Foreign languages' acquisition: self learning and linguistic schools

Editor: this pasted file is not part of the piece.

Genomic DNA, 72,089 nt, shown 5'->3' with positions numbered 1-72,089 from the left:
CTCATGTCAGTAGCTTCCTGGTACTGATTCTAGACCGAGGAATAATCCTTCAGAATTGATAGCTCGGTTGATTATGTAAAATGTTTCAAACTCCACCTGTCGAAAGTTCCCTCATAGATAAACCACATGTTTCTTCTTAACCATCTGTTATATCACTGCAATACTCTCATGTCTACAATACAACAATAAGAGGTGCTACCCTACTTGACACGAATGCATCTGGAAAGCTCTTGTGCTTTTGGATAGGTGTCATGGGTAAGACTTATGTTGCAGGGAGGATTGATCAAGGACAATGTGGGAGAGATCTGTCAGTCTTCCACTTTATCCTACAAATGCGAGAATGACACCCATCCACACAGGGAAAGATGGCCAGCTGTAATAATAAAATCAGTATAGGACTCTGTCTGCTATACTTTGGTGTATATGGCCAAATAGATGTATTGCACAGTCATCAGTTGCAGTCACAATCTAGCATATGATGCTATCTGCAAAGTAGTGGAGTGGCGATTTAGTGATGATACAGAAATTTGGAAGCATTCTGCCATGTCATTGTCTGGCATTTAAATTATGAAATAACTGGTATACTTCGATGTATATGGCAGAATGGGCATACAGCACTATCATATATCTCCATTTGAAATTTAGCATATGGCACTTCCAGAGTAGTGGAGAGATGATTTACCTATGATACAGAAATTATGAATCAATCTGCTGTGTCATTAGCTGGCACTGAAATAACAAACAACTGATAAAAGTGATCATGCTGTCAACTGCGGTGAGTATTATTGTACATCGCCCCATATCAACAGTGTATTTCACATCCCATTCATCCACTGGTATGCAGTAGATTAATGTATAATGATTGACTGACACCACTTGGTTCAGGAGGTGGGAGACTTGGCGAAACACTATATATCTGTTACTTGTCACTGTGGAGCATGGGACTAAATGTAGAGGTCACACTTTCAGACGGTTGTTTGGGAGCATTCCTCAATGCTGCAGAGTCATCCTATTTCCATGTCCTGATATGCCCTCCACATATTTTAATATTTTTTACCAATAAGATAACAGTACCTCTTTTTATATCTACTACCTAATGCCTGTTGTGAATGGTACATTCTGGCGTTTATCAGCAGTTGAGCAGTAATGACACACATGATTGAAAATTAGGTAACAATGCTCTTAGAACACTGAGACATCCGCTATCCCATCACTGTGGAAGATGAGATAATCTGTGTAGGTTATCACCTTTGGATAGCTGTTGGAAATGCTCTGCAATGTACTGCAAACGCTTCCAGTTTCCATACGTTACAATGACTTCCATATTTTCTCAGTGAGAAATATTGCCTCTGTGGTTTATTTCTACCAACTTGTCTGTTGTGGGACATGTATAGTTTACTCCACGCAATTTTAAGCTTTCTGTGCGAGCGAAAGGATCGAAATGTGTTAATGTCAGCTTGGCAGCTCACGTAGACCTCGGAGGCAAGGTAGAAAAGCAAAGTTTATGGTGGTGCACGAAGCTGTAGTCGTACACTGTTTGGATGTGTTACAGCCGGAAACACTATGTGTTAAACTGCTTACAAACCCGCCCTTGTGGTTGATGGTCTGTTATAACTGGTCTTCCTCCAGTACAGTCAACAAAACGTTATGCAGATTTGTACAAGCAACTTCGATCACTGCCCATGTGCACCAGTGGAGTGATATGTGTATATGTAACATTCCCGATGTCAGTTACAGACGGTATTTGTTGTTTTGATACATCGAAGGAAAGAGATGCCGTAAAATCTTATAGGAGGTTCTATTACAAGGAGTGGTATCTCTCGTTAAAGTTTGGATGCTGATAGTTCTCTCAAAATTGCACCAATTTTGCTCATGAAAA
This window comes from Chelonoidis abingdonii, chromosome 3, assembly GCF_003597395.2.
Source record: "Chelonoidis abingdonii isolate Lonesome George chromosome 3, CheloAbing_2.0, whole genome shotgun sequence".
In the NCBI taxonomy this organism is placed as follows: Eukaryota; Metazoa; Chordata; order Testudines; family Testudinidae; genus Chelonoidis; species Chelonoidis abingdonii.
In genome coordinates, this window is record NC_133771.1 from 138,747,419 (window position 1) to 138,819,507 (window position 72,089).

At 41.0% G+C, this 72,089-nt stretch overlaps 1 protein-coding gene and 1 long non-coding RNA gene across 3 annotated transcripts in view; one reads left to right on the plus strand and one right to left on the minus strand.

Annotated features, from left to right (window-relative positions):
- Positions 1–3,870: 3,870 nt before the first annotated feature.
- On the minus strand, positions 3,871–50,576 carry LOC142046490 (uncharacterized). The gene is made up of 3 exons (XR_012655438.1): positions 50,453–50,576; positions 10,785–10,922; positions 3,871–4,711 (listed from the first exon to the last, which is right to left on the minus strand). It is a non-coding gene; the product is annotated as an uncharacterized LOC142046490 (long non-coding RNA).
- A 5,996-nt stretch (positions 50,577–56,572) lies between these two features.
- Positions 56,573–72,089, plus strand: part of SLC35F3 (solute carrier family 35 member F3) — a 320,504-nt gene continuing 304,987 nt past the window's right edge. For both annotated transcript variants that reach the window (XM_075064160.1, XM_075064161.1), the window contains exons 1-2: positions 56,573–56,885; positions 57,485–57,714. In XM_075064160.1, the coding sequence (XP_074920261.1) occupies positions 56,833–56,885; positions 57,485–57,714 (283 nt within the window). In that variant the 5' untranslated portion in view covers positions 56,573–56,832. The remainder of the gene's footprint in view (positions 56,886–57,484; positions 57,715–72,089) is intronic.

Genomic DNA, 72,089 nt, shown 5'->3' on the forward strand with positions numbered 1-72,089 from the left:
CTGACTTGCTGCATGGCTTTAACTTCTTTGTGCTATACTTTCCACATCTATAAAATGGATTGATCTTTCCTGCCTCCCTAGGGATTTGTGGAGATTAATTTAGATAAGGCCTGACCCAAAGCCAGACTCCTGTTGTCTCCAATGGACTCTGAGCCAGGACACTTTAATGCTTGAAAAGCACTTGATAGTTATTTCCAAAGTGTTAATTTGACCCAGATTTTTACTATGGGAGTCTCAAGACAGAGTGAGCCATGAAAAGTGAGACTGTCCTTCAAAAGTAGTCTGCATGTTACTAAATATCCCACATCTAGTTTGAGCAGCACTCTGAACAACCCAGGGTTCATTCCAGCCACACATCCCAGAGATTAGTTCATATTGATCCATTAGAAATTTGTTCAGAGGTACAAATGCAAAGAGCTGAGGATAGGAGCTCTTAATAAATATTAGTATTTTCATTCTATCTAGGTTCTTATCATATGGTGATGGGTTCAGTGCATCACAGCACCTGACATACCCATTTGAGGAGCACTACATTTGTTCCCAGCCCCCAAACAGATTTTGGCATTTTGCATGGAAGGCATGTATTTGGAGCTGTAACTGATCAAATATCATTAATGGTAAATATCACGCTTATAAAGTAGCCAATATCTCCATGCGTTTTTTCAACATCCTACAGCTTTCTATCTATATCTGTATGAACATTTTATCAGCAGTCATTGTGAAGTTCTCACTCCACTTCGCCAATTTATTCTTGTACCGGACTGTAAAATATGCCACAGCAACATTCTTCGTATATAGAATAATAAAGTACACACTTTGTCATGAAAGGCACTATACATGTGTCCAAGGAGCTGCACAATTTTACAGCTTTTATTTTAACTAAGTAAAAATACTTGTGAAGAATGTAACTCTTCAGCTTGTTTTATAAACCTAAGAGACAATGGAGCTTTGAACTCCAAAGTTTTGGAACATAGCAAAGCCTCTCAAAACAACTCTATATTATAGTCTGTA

We examine patterns of acquiring non-native languages in a model with two linguistic communities with heterogeneous learning skills, where every individual faces the choice of self-learning the foreign language or acquiring it at a profit-maximizing linguistic school. We consider a one-school model with divisions in both communities and various two-school settings with a school in each community. We compare the number of learners and welfare implications under self-learning with those obtained under various schooling contexts. In particular, we show that for communities with similar size, introducing language schools always increases the number of learners with respect to the exclusive self-learning option.
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